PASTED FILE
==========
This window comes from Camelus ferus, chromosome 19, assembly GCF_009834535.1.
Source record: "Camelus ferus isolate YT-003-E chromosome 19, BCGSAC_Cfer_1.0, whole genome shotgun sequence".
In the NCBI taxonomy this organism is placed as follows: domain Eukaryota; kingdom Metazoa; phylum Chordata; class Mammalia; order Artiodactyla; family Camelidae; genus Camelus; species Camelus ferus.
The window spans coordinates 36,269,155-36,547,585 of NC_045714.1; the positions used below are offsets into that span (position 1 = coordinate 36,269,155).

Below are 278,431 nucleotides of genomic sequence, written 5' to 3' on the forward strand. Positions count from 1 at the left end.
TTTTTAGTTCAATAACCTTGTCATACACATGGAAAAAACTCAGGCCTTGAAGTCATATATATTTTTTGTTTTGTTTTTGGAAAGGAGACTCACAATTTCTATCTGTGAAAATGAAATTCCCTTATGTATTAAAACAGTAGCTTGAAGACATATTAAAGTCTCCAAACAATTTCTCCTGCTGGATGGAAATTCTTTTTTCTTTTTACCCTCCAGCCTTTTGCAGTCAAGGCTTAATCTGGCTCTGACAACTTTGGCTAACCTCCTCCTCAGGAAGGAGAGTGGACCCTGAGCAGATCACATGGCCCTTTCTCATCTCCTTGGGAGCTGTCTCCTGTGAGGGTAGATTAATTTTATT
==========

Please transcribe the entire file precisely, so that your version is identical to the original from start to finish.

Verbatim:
This window comes from Camelus ferus, chromosome 19, assembly GCF_009834535.1.
Source record: "Camelus ferus isolate YT-003-E chromosome 19, BCGSAC_Cfer_1.0, whole genome shotgun sequence".
In the NCBI taxonomy this organism is placed as follows: domain Eukaryota; kingdom Metazoa; phylum Chordata; class Mammalia; order Artiodactyla; family Camelidae; genus Camelus; species Camelus ferus.
The window spans coordinates 36,269,155-36,547,585 of NC_045714.1; the positions used below are offsets into that span (position 1 = coordinate 36,269,155).

Below are 278,431 nucleotides of genomic sequence, written 5' to 3' on the forward strand. Positions count from 1 at the left end.
TTTTTAGTTCAATAACCTTGTCATACACATGGAAAAAACTCAGGCCTTGAAGTCATATATATTTTTTGTTTTGTTTTTGGAAAGGAGACTCACAATTTCTATCTGTGAAAATGAAATTCCCTTATGTATTAAAACAGTAGCTTGAAGACATATTAAAGTCTCCAAACAATTTCTCCTGCTGGATGGAAATTCTTTTTTCTTTTTACCCTCCAGCCTTTTGCAGTCAAGGCTTAATCTGGCTCTGACAACTTTGGCTAACCTCCTCCTCAGGAAGGAGAGTGGACCCTGAGCAGATCACATGGCCCTTTCTCATCTCCTTGGGAGCTGTCTCCTGTGAGGGTAGATTAATTTTATT